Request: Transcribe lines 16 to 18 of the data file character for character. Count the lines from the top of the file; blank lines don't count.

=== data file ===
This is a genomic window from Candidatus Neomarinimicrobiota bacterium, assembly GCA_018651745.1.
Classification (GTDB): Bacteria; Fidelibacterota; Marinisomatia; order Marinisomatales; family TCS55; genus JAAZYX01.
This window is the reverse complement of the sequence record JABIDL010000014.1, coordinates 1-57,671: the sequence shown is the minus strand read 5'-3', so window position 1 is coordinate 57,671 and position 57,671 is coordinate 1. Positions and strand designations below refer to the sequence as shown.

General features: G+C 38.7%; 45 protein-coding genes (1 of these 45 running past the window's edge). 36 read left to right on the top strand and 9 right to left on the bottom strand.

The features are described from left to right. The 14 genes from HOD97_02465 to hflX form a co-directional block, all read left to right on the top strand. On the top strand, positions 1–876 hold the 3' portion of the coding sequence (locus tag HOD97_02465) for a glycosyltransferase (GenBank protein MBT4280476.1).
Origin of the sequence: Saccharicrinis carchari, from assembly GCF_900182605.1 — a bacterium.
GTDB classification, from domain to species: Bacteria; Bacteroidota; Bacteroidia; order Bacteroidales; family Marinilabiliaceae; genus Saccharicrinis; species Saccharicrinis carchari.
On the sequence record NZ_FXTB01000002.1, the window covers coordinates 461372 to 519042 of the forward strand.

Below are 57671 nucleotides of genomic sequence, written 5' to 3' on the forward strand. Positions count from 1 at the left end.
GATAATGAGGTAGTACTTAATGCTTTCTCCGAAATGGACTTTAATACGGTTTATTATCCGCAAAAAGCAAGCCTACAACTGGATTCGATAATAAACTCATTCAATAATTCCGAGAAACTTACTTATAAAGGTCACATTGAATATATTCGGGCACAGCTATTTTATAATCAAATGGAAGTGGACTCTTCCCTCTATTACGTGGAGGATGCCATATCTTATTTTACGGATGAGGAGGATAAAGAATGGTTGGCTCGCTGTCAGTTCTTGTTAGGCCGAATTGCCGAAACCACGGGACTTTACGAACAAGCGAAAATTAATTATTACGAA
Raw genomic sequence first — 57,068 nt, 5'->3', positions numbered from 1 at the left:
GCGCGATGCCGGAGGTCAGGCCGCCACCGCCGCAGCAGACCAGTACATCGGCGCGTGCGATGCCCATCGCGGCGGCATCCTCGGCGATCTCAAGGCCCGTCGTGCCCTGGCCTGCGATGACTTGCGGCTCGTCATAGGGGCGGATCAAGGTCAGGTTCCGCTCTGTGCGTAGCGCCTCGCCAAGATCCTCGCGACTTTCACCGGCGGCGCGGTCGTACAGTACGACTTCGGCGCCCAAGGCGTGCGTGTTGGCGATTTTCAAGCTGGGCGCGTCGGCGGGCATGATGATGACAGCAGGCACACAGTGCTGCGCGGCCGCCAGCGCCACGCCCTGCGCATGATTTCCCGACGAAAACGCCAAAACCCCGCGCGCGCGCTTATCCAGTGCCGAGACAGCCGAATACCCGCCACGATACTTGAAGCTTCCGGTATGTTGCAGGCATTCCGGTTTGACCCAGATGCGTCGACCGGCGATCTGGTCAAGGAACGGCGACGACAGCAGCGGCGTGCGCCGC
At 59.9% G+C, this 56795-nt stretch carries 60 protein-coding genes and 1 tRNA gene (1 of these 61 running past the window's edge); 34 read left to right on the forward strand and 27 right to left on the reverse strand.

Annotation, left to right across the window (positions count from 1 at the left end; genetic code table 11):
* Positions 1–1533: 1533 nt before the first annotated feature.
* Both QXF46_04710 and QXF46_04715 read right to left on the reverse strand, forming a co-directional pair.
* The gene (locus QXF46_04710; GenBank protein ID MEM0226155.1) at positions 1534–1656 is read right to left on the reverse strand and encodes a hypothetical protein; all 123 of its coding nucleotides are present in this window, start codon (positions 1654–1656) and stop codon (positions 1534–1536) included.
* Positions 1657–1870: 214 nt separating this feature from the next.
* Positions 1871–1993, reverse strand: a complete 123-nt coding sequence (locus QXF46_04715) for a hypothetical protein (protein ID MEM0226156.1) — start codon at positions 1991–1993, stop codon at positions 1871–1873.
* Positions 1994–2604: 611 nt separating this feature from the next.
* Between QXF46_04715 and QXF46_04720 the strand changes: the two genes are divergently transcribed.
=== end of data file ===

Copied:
* Both QXF46_04710 and QXF46_04715 read right to left on the reverse strand, forming a co-directional pair.
* The gene (locus QXF46_04710; GenBank protein ID MEM0226155.1) at positions 1534–1656 is read right to left on the reverse strand and encodes a hypothetical protein; all 123 of its coding nucleotides are present in this window, start codon (positions 1654–1656) and stop codon (positions 1534–1536) included.
* Positions 1657–1870: 214 nt separating this feature from the next.